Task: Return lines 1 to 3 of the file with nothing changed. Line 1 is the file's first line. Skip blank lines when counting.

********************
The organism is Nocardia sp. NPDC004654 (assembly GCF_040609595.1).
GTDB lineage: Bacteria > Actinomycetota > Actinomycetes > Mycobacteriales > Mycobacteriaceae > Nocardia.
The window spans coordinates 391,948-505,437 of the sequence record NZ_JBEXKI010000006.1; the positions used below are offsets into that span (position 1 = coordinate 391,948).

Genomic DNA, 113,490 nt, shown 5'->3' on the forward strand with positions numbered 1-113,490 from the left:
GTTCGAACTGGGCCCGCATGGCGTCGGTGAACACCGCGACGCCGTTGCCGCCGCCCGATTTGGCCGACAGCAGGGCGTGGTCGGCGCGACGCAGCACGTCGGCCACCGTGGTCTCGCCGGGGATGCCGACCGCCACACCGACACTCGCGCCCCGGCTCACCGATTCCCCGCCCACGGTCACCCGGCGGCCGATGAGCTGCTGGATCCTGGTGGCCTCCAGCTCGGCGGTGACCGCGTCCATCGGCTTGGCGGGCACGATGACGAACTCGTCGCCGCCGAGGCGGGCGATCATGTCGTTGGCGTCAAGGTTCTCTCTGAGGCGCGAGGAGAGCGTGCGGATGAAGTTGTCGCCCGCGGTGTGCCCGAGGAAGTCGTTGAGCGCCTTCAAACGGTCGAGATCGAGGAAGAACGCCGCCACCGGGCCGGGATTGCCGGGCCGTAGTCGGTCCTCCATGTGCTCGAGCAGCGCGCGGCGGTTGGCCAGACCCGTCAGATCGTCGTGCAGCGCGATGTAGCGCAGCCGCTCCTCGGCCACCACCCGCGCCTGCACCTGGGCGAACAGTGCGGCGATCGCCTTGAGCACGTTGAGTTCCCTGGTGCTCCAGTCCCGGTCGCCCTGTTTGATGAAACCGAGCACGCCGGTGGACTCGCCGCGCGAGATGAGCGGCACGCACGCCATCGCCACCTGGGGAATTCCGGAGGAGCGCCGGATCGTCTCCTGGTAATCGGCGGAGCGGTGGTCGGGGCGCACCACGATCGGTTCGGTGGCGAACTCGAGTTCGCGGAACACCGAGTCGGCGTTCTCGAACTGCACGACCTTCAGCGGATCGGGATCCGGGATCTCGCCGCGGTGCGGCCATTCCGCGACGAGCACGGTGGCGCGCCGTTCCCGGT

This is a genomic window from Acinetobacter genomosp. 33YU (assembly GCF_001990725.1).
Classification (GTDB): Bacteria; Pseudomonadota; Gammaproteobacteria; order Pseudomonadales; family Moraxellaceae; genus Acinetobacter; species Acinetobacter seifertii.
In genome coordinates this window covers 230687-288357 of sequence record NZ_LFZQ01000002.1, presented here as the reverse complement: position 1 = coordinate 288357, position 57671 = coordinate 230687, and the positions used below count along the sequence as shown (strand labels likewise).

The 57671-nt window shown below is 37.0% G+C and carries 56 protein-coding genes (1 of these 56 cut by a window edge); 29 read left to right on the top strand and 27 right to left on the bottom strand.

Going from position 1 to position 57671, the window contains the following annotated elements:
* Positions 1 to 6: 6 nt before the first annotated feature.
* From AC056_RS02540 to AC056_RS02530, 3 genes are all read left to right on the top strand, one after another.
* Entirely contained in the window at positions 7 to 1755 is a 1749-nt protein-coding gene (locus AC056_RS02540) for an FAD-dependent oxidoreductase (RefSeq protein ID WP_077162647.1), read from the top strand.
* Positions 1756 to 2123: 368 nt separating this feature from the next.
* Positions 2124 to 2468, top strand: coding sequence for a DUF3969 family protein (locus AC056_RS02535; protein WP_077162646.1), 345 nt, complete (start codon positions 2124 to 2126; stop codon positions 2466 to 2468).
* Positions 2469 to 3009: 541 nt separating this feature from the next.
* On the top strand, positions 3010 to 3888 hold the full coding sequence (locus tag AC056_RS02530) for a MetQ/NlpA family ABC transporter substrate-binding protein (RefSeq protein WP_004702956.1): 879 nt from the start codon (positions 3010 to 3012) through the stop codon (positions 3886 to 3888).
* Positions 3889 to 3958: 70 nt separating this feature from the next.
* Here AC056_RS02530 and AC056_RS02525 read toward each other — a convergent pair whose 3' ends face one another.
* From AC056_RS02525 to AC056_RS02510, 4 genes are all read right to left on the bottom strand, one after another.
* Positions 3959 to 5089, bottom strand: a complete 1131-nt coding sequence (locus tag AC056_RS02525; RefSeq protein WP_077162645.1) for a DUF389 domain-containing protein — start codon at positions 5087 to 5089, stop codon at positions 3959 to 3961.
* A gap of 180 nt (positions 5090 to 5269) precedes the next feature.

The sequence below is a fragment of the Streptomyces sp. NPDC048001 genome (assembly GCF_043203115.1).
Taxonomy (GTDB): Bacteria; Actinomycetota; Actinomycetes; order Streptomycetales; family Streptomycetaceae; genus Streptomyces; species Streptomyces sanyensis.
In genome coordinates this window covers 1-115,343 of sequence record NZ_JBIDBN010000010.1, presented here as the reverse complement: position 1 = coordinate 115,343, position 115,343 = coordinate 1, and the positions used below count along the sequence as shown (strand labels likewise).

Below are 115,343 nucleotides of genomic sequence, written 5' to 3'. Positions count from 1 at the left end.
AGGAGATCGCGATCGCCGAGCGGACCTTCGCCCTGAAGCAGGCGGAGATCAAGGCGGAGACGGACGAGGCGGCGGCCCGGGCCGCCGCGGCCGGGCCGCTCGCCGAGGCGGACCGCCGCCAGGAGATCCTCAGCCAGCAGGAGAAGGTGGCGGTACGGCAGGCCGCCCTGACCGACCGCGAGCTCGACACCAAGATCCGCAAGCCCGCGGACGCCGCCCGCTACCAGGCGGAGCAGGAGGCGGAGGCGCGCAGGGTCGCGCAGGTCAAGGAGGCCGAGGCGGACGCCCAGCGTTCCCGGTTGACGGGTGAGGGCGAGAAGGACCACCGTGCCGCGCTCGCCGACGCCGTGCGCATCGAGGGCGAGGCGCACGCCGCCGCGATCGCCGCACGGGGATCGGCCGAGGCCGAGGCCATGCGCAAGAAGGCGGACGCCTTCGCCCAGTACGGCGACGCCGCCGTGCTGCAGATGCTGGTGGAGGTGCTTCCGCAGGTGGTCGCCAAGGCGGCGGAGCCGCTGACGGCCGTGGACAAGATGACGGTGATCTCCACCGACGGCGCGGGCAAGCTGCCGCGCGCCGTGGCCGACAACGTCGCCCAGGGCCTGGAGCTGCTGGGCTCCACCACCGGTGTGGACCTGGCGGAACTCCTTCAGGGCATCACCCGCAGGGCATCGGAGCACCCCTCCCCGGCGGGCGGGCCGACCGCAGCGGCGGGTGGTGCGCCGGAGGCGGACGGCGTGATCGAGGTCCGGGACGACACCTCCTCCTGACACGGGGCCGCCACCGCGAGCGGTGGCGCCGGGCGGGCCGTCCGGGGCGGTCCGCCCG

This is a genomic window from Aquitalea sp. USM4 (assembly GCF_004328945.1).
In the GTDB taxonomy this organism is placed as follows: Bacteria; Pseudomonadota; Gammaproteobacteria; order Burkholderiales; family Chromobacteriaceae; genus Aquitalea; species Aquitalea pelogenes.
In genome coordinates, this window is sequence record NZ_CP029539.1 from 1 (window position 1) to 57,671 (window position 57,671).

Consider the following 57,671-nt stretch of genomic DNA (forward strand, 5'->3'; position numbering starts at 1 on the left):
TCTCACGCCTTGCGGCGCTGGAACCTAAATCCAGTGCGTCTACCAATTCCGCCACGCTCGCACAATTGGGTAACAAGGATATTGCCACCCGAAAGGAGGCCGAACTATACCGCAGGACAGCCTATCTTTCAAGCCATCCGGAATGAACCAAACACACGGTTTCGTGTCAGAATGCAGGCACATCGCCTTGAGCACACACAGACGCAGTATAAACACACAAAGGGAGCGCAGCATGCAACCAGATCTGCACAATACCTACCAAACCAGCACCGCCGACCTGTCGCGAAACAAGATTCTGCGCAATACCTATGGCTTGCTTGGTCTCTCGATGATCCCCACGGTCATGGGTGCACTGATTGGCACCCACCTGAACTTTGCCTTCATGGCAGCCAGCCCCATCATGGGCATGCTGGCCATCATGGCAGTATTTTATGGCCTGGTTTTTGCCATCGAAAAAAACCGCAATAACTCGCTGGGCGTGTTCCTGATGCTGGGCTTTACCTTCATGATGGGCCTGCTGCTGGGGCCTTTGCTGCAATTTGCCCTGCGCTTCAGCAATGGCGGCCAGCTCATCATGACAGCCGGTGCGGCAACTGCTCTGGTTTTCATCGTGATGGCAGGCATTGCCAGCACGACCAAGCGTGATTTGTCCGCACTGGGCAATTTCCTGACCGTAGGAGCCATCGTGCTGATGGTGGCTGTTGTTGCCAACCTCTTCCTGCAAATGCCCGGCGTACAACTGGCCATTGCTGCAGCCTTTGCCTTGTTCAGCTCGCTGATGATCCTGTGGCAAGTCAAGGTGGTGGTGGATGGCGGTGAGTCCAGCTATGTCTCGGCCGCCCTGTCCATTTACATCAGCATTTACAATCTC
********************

The organism is Nocardia sp. NPDC004654 (assembly GCF_040609595.1).
GTDB lineage: Bacteria > Actinomycetota > Actinomycetes > Mycobacteriales > Mycobacteriaceae > Nocardia.
The window spans coordinates 391,948-505,437 of the sequence record NZ_JBEXKI010000006.1; the positions used below are offsets into that span (position 1 = coordinate 391,948).